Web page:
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However, since there was no law or state of emergency, there is no constitutional basis for the violation of the fundamental human rights of Twitter and Twitter Users. The government of Nigeria has rather unlawfully and unconstitutionally banned Twitter and the users of Twitter and as such continues to violate the fundamental human rights of millions of users of Twitter in Nigeria.

My authorities, are:

1.Sections 14, 20, 33, 34, 35, 36, 37, 38, 39, 40, 41, 42, 43, 44, 45, 305, 318 and 319 of the Constitution of the Federal Republic of Nigeria, 1999.

2.Article 19 of the Universal Declaration for Human Rights.

3.Sections 6, 7, 8 and 22 of the National Human Rights Commission (Amendment) Act 2010.

4.Sections 1, 2, 5 and 6, the National Human Rights Commission (Amendment) Act 1995.

5.The judgment of the Supreme Court of Nigeria (on meaning and nature of fundamental human rights) in the case of RANSOME-KUTI & ORS v. AG FEDERATION & ORS (1985) LPELR-2940(SC)

6.The judgment of the Supreme Court of Nigeria (on meaning and nature of fundamental human rights) in the case of AGBAI & ORS v. OKOGBUE (1991) LPELR-225(SC).

7.The judgment of the Supreme Court of Nigeria (on when and why fundamental human rights can be restricted/suspended) in the case of DOKUBO-ASARI v. FRN (2007) LPELR-958(SC).

8.The Supreme Court judgment on “Meaning of Regulation” in the case of AG LAGOS STATE v. EKO HOTELS LTD & ANOR (2006) LPELR-3161(SC)

9.The Court of Appeal judgment on “Meaning of Executive Order/Regulation” in the case of ELEPHANT GROUP PLC v. NATIONAL SECURITY ADVISER & ANOR (2018) LPELR-45528(CA)

  1. The Supreme Court judgment on “Policy Documents/Guidance” in the case of COMPTROLLER GENERAL OF CUSTOMS & ORS v. COMPTROLLER ABDULLAHI B. GUSAU (2017) LPELR-42081(SC).
  2. The Supreme Court judgment on “Policy Documents/Guidance” in the case of UNION BANK OF NIGERIA PLC & ANOR. v. IFEOLUWA NIG. ENTERPRISES LTD (2007) 7 NWLR (Pt.1032) 71 at 84.
  3. Nimi Princewill and Stephanie Busari, “Nigeria bans Twitter after company deletes President Buhari’s tweet” (CNN, 5 June 2021) <https://edition.cnn.com/2021/06/04/africa/nigeria-suspends-twitter-operations-intl/index.html> accessed 7 June 2021
  4. Adeyemi Adepetun, Sunday Aikulola, Silver Nwokoro, Nkechi Onyedika-Ugoeze and Nnamdi Akpa, “Adeboye, Kumuyi defend Twitter use as envoys again reject ban” (The Guardian, 8 June 2021) <https://guardian.ng/news/adeboye-kumuyi-defend-twitter-use-as-envoys-again-reject-ban/> accessed 8 June 2021
  5. BBC, “Nigeria’s Twitter ban: Government orders prosecution of violators” (BBC, 6 June 2021) <https://www.bbc.com/news/world-africa-57368535> accessed 8 June 2021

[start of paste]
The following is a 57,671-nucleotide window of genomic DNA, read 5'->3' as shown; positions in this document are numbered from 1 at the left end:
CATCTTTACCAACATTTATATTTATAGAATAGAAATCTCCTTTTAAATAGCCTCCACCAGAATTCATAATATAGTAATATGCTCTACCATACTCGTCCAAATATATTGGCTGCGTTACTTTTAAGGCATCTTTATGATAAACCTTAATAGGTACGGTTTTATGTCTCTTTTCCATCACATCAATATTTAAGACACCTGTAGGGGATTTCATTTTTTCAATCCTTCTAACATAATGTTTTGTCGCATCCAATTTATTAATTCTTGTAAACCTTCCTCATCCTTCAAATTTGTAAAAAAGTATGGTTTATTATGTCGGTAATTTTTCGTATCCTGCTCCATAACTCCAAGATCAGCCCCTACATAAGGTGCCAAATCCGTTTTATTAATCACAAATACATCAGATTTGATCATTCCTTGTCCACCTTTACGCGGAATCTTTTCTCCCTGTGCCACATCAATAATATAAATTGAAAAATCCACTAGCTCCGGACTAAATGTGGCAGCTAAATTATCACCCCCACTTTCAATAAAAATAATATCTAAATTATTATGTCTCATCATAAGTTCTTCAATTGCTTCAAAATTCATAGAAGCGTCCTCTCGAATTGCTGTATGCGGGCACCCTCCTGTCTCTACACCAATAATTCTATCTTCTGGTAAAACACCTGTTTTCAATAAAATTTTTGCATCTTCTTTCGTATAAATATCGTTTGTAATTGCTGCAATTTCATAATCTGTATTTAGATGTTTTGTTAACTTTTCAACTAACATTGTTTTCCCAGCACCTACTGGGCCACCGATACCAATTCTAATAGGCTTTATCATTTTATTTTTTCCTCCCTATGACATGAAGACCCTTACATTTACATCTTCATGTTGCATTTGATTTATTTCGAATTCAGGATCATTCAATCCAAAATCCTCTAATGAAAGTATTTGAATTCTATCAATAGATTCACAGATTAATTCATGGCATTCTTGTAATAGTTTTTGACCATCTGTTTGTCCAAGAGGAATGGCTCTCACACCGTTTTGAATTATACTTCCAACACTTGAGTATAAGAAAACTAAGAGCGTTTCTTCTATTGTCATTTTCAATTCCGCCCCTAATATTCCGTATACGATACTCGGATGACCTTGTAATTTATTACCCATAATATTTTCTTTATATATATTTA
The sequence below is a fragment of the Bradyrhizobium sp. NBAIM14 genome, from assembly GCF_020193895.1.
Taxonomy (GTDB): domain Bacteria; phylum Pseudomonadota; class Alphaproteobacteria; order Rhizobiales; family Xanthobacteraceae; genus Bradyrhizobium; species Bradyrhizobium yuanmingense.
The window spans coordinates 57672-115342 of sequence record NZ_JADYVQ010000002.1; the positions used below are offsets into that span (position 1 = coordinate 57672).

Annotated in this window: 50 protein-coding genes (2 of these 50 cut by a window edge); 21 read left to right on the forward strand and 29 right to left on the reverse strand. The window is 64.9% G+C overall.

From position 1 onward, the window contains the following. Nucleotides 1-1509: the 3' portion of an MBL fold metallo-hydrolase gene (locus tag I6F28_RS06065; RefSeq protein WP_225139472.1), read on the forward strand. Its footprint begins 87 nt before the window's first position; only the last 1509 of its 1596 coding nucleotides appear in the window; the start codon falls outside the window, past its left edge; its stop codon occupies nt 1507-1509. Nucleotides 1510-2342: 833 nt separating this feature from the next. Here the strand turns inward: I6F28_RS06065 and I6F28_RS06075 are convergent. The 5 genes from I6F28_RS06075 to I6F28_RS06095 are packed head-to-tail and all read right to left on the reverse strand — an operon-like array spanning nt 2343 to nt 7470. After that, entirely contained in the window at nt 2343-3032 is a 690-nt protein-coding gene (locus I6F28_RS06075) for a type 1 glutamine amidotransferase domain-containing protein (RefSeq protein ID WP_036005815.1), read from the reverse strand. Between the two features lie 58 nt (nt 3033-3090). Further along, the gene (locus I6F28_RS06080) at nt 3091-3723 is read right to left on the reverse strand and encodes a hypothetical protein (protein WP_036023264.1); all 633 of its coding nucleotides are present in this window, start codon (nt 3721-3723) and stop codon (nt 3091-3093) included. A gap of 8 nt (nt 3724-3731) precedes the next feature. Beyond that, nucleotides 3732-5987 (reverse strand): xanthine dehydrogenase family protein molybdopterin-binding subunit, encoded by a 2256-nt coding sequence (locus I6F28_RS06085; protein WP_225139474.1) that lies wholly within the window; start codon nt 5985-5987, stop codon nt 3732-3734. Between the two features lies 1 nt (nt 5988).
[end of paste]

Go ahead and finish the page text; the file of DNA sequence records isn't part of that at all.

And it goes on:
6. Alfred Olufemi, “After Twitter, Facebook deletes Buhari’s controversial ‘civil war’ post” (PremiumTimes, 4 June 2021) <https://www.premiumtimesng.com/news/headlines/465653-just-in-after-twitter-facebook-deletes-buharis-controversial-civil-war-post.html> accessed 8 June 2021
  7. Anietie Ewang, “Nigeria’s Twitter Ban Follows Pattern of Repression” (Human Rights Watch, 7 June 2021) <https://www.hrw.org/news/2021/06/07/nigerias-twitter-ban-follows-pattern-repression> accessed 8 June 2021
  8. Onyekachi Umah, “Twitter vs. Nigeria; The Human Rights of Twitter Inc. and the Twitter Users” (LearnNigerianLaws.com, 8 June 2021) <https://learnnigerianlaws.com/twitter-vs-nigeria-the-human-rights-of-twitter-inc-and-the-twitter-users/> accessed 9 June 2021.
  9. Onyekachi Umah, “Scarcity of Passport and the Government’s Violation of the Right of Movement” (LearnNigerianLaws.com, 1 June 2021) <https://learnnigerianlaws.com/scarcity-of-passport-and-the-governments-violation-of-the-right-of-movement/> accessed 8 June 2021
  10. Onyekachi Umah, “An Alternative to Courts for Human Rights Cases” (LearnNigerianLaws.com, 14 May 2021) <https://learnnigerianlaws.com/an-alternative-to-courts-for-human-rights-cases/> accessed 23 May 2021.
  11. Onyekachi Umah, “Details of State Offices of National Human Rights Commission” (LearnNigerianLaws.com, 27 October 2020) <https://learnnigerianlaws.com/details-of-state-offices-of-national-human-rights-commission/> accessed 14 May 2021
  12. Onyekachi Umah, “Human Rights That Can Never Be Restricted Even In War, Pandemic or State of Emergency” (LearnNigerianLaws.com, 2 April 2020) <https://learnnigerianlaws.com/human-rights-that-can-never-be-restricted-even-in-war-pandemic-or-state-of-emergency-daily-law-tips-tip-539-by-onyekachi-umah-esq-llm-aciarbuk/> accessed 23 May 2021